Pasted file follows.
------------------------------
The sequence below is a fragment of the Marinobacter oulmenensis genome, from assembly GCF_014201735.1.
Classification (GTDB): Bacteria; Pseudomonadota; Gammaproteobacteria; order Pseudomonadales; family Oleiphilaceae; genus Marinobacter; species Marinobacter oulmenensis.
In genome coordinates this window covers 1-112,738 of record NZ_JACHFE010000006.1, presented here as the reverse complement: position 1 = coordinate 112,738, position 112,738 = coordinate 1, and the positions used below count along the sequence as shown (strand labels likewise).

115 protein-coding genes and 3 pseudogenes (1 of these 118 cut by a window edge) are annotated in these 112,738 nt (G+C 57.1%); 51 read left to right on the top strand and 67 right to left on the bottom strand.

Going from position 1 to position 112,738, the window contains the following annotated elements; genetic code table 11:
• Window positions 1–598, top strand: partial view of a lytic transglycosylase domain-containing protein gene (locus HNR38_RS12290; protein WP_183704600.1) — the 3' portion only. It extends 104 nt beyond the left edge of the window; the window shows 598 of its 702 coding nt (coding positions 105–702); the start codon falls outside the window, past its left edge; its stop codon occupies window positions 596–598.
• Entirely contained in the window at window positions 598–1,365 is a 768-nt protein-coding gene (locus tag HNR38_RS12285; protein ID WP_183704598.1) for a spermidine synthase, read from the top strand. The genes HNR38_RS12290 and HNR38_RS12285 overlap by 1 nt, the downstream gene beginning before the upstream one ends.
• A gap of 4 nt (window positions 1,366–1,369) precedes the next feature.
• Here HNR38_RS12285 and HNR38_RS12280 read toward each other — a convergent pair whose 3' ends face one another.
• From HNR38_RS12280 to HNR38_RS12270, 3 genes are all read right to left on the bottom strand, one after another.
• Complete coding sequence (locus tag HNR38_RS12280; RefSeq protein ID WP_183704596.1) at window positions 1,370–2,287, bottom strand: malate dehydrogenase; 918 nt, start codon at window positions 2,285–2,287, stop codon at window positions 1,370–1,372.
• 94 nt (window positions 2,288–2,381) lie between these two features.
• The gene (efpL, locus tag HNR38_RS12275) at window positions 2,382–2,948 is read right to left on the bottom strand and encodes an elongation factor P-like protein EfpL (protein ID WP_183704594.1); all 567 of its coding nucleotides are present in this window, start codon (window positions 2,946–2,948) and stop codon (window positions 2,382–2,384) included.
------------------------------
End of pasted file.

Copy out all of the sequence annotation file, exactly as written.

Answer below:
The sequence below is a fragment of the Marinobacter oulmenensis genome, from assembly GCF_014201735.1.
Classification (GTDB): Bacteria; Pseudomonadota; Gammaproteobacteria; order Pseudomonadales; family Oleiphilaceae; genus Marinobacter; species Marinobacter oulmenensis.
In genome coordinates this window covers 1-112,738 of record NZ_JACHFE010000006.1, presented here as the reverse complement: position 1 = coordinate 112,738, position 112,738 = coordinate 1, and the positions used below count along the sequence as shown (strand labels likewise).

115 protein-coding genes and 3 pseudogenes (1 of these 118 cut by a window edge) are annotated in these 112,738 nt (G+C 57.1%); 51 read left to right on the top strand and 67 right to left on the bottom strand.

Going from position 1 to position 112,738, the window contains the following annotated elements; genetic code table 11:
• Window positions 1–598, top strand: partial view of a lytic transglycosylase domain-containing protein gene (locus HNR38_RS12290; protein WP_183704600.1) — the 3' portion only. It extends 104 nt beyond the left edge of the window; the window shows 598 of its 702 coding nt (coding positions 105–702); the start codon falls outside the window, past its left edge; its stop codon occupies window positions 596–598.
• Entirely contained in the window at window positions 598–1,365 is a 768-nt protein-coding gene (locus tag HNR38_RS12285; protein ID WP_183704598.1) for a spermidine synthase, read from the top strand. The genes HNR38_RS12290 and HNR38_RS12285 overlap by 1 nt, the downstream gene beginning before the upstream one ends.
• A gap of 4 nt (window positions 1,366–1,369) precedes the next feature.
• Here HNR38_RS12285 and HNR38_RS12280 read toward each other — a convergent pair whose 3' ends face one another.
• From HNR38_RS12280 to HNR38_RS12270, 3 genes are all read right to left on the bottom strand, one after another.
• Complete coding sequence (locus tag HNR38_RS12280; RefSeq protein ID WP_183704596.1) at window positions 1,370–2,287, bottom strand: malate dehydrogenase; 918 nt, start codon at window positions 2,285–2,287, stop codon at window positions 1,370–1,372.
• 94 nt (window positions 2,288–2,381) lie between these two features.
• The gene (efpL, locus tag HNR38_RS12275) at window positions 2,382–2,948 is read right to left on the bottom strand and encodes an elongation factor P-like protein EfpL (protein ID WP_183704594.1); all 567 of its coding nucleotides are present in this window, start codon (window positions 2,946–2,948) and stop codon (window positions 2,382–2,384) included.